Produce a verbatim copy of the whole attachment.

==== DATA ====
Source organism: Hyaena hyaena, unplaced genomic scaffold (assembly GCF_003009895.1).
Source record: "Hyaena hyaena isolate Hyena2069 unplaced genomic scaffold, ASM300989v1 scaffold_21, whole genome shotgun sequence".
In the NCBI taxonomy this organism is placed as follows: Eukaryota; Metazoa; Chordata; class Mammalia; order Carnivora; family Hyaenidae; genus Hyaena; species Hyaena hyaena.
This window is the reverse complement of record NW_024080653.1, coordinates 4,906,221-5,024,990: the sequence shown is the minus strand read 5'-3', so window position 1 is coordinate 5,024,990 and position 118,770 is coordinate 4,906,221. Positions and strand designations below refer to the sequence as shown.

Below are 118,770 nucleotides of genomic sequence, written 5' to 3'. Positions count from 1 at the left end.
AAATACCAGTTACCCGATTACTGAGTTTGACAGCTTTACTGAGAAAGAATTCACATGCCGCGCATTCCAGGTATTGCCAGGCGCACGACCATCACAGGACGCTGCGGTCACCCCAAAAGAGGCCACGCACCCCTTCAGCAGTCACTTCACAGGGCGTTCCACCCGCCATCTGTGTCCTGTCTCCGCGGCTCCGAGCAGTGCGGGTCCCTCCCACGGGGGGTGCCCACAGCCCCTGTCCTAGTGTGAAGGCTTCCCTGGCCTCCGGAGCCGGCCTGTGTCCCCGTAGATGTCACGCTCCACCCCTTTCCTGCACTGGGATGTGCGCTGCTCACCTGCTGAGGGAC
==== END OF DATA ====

Source organism: Hyaena hyaena, unplaced genomic scaffold (assembly GCF_003009895.1).
Source record: "Hyaena hyaena isolate Hyena2069 unplaced genomic scaffold, ASM300989v1 scaffold_21, whole genome shotgun sequence".
In the NCBI taxonomy this organism is placed as follows: Eukaryota; Metazoa; Chordata; class Mammalia; order Carnivora; family Hyaenidae; genus Hyaena; species Hyaena hyaena.
This window is the reverse complement of record NW_024080653.1, coordinates 4,906,221-5,024,990: the sequence shown is the minus strand read 5'-3', so window position 1 is coordinate 5,024,990 and position 118,770 is coordinate 4,906,221. Positions and strand designations below refer to the sequence as shown.

Below are 118,770 nucleotides of genomic sequence, written 5' to 3'. Positions count from 1 at the left end.
AAATACCAGTTACCCGATTACTGAGTTTGACAGCTTTACTGAGAAAGAATTCACATGCCGCGCATTCCAGGTATTGCCAGGCGCACGACCATCACAGGACGCTGCGGTCACCCCAAAAGAGGCCACGCACCCCTTCAGCAGTCACTTCACAGGGCGTTCCACCCGCCATCTGTGTCCTGTCTCCGCGGCTCCGAGCAGTGCGGGTCCCTCCCACGGGGGGTGCCCACAGCCCCTGTCCTAGTGTGAAGGCTTCCCTGGCCTCCGGAGCCGGCCTGTGTCCCCGTAGATGTCACGCTCCACCCCTTTCCTGCACTGGGATGTGCGCTGCTCACCTGCTGAGGGAC